Preparing an annual evaluation

The annual evaluation interview is considered by numerous managers as a managerial action that sets the tone for the year to come. Nonetheless the preparations for it, perceived as time-consuming, sometimes succumb to the weight of other operational priorities.

Include the co-worker in preparing for the interview
The annual evaluation is a co-construction: the co-worker draws up and formulates his own appraisal of the year gone by, suggests avenues for progress, objectives, expresses his wishes for the year to come, etc. This is why his preparation is as essential as that of his manager.
It is sometimes important to remind him, or even to verify a few days beforehand that he has worked on the key points of the interview.       
Gather useful information
Certain information is indispensable for preparing the interview:
- Materials / conclusions from the past year, to refresh your view of the principal objectives and comments
- Notes taken over the course of the year during follow-up meetings (otherwise, we tend to bring up remarks and examples only from the past few weeks!)
- If applicable, reasons for not completing requested training, for movement or for lack of movement within the company. Information to collect from Human Resources.       
Base your reflections on a check-list of key and/or unusual questions       
From one year to another, to break out of the usual strict framework, it may be helpful to ask yourself new questions or to push further on those proposed by the enterprise's materials for the interview.
For example: "What is the quality that I appreciate most in my co-worker, that I haven't spoken to him about before? How can we highlight the work that he's done? How can we make our collaboration even more productive? ..."
A checklist of questions is provided in the Coach's Corner below.       
Each question has only one correct response, but be careful: among the possible responses there is one that is "almost correct" and might make the choice harder!
1 / 3   Is preparation that important?
You communicated the date of the meeting to your co-worker two weeks ago, and gave him the documents that he would need for his preparation. You realize at the start of the meeting that he has not prepared for it. "There's no point in doing that," he tells you. How do you respond?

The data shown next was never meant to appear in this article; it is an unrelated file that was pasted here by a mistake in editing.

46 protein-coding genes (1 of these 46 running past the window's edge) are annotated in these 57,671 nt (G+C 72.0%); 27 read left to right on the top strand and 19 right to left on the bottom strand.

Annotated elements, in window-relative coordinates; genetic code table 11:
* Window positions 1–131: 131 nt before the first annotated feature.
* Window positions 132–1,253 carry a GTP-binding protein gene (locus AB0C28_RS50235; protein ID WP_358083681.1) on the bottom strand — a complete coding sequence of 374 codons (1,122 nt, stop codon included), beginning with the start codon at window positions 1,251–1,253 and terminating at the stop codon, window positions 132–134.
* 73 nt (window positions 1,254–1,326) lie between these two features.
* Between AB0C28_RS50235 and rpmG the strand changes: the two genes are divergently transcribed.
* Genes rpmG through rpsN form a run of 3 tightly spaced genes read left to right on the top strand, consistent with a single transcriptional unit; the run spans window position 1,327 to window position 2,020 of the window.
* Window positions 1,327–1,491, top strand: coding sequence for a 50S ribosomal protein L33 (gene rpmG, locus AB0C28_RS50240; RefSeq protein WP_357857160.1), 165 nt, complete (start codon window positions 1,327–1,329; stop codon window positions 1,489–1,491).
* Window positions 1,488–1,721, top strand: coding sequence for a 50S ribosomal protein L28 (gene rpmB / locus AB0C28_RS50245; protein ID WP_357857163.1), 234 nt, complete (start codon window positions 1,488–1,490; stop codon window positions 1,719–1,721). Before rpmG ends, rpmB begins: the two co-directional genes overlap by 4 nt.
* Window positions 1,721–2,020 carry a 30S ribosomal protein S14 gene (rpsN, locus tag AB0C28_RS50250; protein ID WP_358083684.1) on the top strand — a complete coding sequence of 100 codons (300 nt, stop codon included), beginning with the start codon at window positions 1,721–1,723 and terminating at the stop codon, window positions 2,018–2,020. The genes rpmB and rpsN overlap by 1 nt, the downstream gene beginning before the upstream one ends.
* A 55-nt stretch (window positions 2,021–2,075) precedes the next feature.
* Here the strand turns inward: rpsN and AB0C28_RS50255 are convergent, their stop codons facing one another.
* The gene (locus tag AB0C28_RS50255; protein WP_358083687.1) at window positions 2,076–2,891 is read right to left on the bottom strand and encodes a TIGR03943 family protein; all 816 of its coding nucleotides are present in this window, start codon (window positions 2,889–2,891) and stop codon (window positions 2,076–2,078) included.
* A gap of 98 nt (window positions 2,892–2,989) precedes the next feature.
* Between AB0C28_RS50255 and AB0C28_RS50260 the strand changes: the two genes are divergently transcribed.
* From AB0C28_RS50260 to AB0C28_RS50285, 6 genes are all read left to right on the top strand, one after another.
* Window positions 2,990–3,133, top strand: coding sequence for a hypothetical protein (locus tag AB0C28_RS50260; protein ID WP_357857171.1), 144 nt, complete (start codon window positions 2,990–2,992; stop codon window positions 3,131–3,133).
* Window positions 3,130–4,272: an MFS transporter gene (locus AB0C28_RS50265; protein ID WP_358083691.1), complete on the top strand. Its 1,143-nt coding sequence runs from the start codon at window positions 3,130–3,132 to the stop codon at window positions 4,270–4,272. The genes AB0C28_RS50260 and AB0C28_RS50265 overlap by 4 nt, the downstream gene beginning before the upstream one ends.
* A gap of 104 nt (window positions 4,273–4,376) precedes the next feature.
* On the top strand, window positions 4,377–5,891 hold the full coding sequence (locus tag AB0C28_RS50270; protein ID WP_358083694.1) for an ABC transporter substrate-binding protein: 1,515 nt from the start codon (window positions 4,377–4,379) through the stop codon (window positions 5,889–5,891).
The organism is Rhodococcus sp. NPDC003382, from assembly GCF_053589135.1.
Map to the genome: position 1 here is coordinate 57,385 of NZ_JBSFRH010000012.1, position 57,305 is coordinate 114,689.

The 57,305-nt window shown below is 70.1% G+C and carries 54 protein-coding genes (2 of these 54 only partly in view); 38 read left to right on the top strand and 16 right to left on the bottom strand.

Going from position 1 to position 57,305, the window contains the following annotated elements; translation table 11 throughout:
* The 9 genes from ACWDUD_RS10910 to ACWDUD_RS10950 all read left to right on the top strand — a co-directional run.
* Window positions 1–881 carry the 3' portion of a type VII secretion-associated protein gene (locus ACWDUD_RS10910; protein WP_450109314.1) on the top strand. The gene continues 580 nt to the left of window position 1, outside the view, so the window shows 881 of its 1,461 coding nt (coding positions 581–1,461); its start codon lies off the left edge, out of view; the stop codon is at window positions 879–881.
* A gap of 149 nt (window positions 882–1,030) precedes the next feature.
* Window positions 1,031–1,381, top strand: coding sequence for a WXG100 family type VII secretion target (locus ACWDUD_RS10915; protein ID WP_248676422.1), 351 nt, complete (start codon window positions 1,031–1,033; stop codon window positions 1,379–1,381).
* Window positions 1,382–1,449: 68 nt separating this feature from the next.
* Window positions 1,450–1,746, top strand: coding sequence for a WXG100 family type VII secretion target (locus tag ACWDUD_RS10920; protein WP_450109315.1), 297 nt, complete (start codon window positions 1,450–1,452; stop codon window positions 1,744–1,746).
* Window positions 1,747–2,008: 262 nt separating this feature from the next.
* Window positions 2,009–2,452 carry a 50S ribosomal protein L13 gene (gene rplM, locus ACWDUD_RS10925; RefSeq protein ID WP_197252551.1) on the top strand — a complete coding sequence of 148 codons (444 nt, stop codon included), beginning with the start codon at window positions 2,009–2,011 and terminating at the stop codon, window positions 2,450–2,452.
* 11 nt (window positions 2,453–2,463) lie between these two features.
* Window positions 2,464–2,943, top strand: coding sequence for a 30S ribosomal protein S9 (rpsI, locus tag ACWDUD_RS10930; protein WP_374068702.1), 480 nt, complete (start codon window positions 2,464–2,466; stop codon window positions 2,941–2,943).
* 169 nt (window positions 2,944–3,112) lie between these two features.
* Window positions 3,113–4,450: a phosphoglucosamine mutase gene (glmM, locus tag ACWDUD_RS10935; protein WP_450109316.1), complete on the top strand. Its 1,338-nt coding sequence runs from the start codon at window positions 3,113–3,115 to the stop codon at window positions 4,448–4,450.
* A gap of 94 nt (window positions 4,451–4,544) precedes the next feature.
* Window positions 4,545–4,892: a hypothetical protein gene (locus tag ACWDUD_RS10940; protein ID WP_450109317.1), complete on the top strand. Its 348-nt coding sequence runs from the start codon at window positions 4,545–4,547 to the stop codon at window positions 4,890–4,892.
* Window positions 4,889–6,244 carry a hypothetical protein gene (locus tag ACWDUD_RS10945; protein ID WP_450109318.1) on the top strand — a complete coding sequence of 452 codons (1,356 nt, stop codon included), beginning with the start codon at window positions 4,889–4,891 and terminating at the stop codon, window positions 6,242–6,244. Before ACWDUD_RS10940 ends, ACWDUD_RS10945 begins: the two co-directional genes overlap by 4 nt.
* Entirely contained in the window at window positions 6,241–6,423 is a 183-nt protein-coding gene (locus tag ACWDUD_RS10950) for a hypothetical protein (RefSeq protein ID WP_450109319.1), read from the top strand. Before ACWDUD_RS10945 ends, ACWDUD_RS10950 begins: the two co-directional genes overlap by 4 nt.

Yes there's a point. It allows us to have a real exchange because you also will have things to say and questions to ask.
You are right, but before arguing your position, it is better to find out the reasons for his reluctance.
What makes you say that "there's no point" in preparing?
An essential question to identify the nature of his reluctance.
You could have told me that when I gave you the documents for your preparation.
There's no use in going back over the past, and this remark will be taken as a reproach.
2 / 3   A new team member
You need to conduct the annual meeting with a new co-worker who arrived on your team 3 months ago. How do you prepare for this exchange?

You retrieve his recruitment dossier along with your notes taken during your activity reviews, prepare an assessment and objectives for him.
Yes, an assessment is essential, even for a newly arrived co-worker.
3 months isn't enough to evaluate his contributions. You prepare objectives for him but will wait until the next meeting to assess his work.
Establishing objectives is essential, but making an assessment of the previous period is as well.
You do not prepare anything in particular and let your co-worker report on his entry into his new position.
Watch out for complete improvisation, which will necessarily lack a clear organizing framework and may take on the tone of a friendly conversation.
3 / 3   How to bring up his behavior?
You would like to tell Eliot that his co-workers complain of his "grumpiness". What approach do you take?
You collect together some emails on this subject, to show him that it's a shared view.
Not likely to create a positive effect! Eliot may feel "under attack" and will defend himself.
You prepare some questions to start an exchange on how he perceives the team, and how he perceives himself. You are also ready formulate a brief and objective statement of the facts that you find problematic.
Yes, inviting self-reflection will allow you first to understand Eliot's point of view. You will likewise have thought about how to present your remark about his behavior.
This criteria is not listed in the interview protocol, so you don't bring it up.
Sometimes it is necessary to go beyond the interview protocol: by pointing out a dysfunction, you are helping Eliot to develop.
Your score is
You finished!
To review the questions and responses, please choose from the list below.